Mosman Cricket Club’s most distinguished old boy came home yesterday, stopping off long enough to hit a century in Mosman Municipal Council’s centenary match on the ground to be named after him – Allan Border Oval.
Twenty years after he walked 100m across The Crescent from No 27 to play first grade on Mosman Oval as a lad from North Sydney Boys High, Border cracked 160 from 118 balls to lead Mosman Mayor’s XI to a one-wicket win over Greg Chappell’s XI.
Allan Border Oval and the club house, prior to its demolition earlier this year.
Border brought up his half-century with a pull-driven six from national selector John Benaud, his century from 92 balls with a lovely boundary through extra cover, and in all he struck four sixes and 22 boundaries.
More than 6000 locals watched the Allan Border XI v Greg Chappell XI centenary match in 1993.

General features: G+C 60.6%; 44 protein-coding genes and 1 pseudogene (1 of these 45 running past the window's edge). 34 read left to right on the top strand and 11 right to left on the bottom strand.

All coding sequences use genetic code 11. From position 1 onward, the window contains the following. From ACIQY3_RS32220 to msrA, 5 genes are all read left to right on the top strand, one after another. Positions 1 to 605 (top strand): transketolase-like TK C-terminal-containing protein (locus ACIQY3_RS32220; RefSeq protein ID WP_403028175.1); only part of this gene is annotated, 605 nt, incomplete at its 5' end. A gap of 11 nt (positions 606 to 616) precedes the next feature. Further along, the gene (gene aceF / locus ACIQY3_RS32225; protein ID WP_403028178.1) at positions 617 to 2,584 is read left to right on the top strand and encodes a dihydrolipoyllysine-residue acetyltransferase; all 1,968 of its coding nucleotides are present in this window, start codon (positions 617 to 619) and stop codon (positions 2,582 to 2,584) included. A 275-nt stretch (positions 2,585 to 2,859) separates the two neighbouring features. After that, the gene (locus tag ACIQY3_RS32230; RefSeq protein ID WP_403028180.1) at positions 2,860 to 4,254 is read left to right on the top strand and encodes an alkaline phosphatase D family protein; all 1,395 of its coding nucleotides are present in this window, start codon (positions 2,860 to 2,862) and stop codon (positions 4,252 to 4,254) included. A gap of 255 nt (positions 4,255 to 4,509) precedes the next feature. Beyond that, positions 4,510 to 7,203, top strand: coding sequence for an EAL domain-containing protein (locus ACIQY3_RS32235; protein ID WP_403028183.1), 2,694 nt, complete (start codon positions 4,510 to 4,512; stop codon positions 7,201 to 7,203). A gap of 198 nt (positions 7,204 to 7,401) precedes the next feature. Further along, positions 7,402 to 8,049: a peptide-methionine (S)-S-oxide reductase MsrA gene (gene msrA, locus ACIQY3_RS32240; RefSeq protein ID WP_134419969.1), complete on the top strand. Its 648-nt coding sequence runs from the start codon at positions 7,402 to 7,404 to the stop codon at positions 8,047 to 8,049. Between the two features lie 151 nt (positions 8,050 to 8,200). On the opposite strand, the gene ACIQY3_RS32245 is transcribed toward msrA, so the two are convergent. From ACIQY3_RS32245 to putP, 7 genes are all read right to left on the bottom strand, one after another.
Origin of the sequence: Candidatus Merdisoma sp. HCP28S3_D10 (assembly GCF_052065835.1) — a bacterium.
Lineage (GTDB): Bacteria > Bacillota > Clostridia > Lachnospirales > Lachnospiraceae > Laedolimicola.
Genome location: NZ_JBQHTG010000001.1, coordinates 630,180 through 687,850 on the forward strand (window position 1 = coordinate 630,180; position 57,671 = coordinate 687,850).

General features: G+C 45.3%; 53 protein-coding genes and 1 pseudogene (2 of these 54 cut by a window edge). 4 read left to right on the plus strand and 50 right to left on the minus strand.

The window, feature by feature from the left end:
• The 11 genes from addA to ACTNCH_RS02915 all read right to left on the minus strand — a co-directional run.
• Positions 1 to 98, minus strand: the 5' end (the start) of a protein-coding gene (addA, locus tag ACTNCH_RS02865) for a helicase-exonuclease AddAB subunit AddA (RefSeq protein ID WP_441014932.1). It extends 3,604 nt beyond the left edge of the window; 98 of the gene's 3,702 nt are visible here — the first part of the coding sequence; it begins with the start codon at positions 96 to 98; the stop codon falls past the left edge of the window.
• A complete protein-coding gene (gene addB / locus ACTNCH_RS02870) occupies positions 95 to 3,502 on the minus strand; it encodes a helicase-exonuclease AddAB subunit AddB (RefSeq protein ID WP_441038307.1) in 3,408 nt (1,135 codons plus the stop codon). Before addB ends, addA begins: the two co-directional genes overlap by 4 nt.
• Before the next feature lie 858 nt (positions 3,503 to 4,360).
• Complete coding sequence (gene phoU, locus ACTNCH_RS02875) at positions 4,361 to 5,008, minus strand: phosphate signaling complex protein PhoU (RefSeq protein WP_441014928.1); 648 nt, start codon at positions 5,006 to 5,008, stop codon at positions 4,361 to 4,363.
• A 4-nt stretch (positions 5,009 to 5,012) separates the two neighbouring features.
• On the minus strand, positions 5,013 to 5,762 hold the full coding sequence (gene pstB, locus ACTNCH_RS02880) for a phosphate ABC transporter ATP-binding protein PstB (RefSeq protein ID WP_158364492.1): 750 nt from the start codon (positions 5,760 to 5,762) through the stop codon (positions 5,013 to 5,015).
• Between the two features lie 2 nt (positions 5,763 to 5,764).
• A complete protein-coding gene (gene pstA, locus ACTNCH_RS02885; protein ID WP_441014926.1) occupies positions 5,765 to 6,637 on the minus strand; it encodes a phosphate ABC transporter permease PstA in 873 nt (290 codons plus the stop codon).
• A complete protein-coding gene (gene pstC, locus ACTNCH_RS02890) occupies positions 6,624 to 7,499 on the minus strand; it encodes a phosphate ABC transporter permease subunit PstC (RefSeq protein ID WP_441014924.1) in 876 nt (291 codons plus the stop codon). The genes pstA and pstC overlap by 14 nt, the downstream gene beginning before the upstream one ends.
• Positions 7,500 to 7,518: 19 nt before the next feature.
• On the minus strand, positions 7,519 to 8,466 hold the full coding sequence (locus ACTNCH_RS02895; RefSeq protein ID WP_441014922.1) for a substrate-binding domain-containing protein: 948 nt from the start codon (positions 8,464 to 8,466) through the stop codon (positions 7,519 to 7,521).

In front of a crowd of 6,000 and before yet another match-winning innings, Border said: “I always come back here, check the place out, drive around The Crescent and look at the oval.”
“I’ll always be a Mosman boy.”
“To have the oval named after you … you always think that happens to old-timers. Perhaps there’s a message there.”
Mosman Mayor Dom Lopez with Allan Boarder after the 1993 centenary match.
Approaching 38 in July, Border laughed and said: “It’s a huge honour, without question. This is really where it all started for me, so it is the ultimate honour.”
Greg Chappell’s team contained 10 Test players and former NSW all-rounder Hugh martin, who smashed his way to 59 after a fine innings by Trevor Chappell (72) and Doug Walters (64) for what appeared to be a winning score of 9-289 before the intervention of Border and his first Captain Barry Knight (50).